The following post has absolutely nothing to do with writing whatsoever. I'm just posting it because ... well, just because.
Yesterday I had to travel to Nottingham for a meeting. This in itself is fine. I like putting on a suit, travelling somewhere, and meeting people. Plus, this particular client and his company are always a pleasure to deal with. So, I had to get up at an unreasonably early hour, drive the fifty minutes or so to the airport, fly to Nottingham and get picked up by my client.Part 1: The Lift
We then went to a local business park where we were to meet with someone from another company who my client wants me to work with. Now, it's a big company with very impressive buildings
(four of them) on a massive site. They are at pretty much the opposite end ofthe business spectrum from me in terms of company size. So, the rep was telling us all about his company and all their whiz-bang technology. He walked us across their modern, open plan, glass and concrete reception area to the lift (or elevator, for my American friends) and hit the button for the top floor. We watched the floor number display thing count upwards with that odd, displaced feeling of being in a moving lift. And then ... nothing.
It's hard to describe. There's a strange kind of sensory deprivation in a lift, especially a shiny new one. The world outside this little box ceases to exist when the doors close, you feel a change in your weight, sense some sort of movement, then the doors slide open to reveal a whole new world that wasn't there before. All of that happened, except for the last part. The doors did not slide open, the world outside was not reborn.
For the first time in my life, I was stuck in a lift. A very small lift, on a hot day, with two other grown men. Our host spent a minute or two smiling at us while hitting various buttons, presumably in the hope of reminding the lift of its basic function. Eventually, he did the needful thing and pressed the emergency button. Now, never having been in this situation before, I wasn't sure what to expect. A bell, maybe, or a siren, or just about anything that would say: Somebody Somewhere is Doing Something.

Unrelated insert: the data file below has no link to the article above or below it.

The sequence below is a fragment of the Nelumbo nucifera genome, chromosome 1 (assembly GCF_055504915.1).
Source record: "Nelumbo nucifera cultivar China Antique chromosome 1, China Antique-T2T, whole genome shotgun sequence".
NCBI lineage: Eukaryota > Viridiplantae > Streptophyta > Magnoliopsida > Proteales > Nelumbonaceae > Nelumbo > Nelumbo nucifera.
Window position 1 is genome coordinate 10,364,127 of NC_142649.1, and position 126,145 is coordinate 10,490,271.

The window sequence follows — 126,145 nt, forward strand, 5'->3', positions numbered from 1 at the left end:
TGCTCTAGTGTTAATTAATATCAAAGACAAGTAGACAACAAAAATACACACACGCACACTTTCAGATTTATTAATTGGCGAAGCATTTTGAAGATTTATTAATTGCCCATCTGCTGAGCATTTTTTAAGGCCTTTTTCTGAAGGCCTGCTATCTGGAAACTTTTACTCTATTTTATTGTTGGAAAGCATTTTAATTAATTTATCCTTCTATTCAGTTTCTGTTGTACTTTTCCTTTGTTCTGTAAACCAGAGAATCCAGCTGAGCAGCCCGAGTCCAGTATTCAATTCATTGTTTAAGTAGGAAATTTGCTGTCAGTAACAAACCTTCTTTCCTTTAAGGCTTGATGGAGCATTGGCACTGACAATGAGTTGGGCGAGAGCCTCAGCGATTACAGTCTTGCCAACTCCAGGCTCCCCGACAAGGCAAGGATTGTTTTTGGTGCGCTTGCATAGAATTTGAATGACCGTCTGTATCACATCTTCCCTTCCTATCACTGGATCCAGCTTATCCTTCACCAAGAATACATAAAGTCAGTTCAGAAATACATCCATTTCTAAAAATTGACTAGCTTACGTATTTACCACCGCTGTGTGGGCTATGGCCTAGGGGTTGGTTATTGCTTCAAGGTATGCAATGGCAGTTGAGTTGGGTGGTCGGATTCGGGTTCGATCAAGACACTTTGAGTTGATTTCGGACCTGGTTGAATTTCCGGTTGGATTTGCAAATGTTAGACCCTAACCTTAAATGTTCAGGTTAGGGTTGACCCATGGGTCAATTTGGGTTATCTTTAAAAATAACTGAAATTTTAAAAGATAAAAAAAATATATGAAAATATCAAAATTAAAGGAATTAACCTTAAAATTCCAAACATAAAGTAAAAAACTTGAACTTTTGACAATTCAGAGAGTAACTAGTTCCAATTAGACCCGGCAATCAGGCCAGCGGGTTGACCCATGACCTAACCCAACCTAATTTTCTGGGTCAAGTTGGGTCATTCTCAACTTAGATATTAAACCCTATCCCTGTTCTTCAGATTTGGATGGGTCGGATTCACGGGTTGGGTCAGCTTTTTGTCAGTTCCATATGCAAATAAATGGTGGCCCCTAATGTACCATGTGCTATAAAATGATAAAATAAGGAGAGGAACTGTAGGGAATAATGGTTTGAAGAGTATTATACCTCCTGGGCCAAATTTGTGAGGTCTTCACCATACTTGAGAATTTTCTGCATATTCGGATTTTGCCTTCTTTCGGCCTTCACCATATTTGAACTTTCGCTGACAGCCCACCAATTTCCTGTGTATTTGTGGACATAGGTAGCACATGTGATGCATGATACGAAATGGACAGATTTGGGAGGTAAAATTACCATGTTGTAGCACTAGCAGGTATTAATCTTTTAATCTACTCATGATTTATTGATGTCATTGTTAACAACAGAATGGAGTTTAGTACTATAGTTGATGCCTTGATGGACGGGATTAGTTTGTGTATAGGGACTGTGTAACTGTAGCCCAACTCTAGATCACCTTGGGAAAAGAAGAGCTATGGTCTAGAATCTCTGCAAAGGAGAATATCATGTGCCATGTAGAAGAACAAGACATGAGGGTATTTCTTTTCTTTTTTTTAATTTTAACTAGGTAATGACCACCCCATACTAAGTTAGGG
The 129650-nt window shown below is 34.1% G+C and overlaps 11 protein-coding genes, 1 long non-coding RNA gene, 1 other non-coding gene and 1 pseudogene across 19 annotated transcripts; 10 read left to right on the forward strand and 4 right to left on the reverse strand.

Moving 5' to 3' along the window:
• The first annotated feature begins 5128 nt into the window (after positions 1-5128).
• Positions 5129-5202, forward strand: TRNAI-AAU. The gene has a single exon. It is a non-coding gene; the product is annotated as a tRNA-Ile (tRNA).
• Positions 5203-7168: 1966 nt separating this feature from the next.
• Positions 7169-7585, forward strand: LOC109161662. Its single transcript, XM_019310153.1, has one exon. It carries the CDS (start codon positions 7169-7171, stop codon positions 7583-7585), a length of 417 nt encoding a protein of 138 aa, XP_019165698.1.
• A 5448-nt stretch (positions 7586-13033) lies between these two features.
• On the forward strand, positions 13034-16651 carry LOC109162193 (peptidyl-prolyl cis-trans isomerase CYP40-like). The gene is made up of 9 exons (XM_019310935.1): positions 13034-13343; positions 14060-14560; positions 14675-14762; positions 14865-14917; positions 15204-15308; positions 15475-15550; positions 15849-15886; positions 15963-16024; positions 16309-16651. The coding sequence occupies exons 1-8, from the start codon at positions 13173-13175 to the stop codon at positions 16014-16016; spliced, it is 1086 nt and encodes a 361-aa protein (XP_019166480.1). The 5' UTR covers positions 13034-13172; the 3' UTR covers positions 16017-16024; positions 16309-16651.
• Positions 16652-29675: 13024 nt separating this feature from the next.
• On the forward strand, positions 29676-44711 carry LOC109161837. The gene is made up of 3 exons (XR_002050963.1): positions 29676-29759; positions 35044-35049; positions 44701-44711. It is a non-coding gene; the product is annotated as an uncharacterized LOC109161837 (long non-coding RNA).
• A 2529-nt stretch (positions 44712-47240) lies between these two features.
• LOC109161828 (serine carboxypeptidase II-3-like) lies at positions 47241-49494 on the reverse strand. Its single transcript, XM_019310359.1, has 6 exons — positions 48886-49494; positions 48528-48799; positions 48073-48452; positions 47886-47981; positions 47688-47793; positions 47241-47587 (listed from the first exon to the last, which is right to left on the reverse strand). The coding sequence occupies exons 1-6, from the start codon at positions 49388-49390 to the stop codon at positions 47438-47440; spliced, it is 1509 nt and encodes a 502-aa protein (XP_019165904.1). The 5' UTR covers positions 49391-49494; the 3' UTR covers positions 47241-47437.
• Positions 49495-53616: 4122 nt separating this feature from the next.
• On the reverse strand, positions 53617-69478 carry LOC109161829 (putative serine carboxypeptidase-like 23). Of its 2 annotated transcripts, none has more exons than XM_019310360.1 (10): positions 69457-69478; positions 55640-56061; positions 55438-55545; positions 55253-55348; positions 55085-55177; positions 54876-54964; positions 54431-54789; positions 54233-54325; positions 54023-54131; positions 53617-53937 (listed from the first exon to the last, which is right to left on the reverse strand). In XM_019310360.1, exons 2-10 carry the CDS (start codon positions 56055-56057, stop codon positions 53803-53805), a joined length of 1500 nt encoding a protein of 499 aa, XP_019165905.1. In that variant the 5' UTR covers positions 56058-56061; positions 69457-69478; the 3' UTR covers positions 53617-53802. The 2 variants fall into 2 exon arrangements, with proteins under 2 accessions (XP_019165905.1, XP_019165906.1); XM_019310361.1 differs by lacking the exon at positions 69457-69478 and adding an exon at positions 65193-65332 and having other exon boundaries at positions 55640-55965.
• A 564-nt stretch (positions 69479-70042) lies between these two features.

Oh, no. None of that.
We heard a ring tone. It went on for a while, and was then replaced by the sound of a receiver being picked up and replaced, cutting the line. We looked at each other. We laughed. Whoever was at the other end had something more important to do. We laughed again.
Our host cleared his throat and pressed the emergency button again. He smiled at us with thin lips. He too was sweating. I felt dampness trickle down my own back. We heard the ring tone again, but this time it was answered by a crackling female voice.
Our host leaned in to the little panel. "Hello. We're ... er ... stuck."
"You what, duck?"
"We're stuck in the lift."
"Oh, right. Well, um, hang on. I'll let someone know."
We looked at each other. We laughed. We sweated
. I pointed out the notice posted above the control panel. It said when the lift was last inspected and by who. I suggested to our host he may want a word with the signatory
. We laughed again. We sweated
After a period of time, which could have been minutes or hours, there came a mechanical grinding. The lift dropped what felt like a few inches. We laughed. There was more grinding. The lift rose a few inches. We heard voices, men issuing each other instructions. Our host called out, asking what was happening. The men didn't answer. He called out again, but still, no answer.
We looked at each other. We laughed. We sweated
The lights went out. We did not laugh.
I learned something, yesterday. I learned when you're stuck in a lift, lights on is better. Much, much better. Yep, when given the choice between stuck with lights on or stuck with lights off, I have to say I'd go for lights on every time.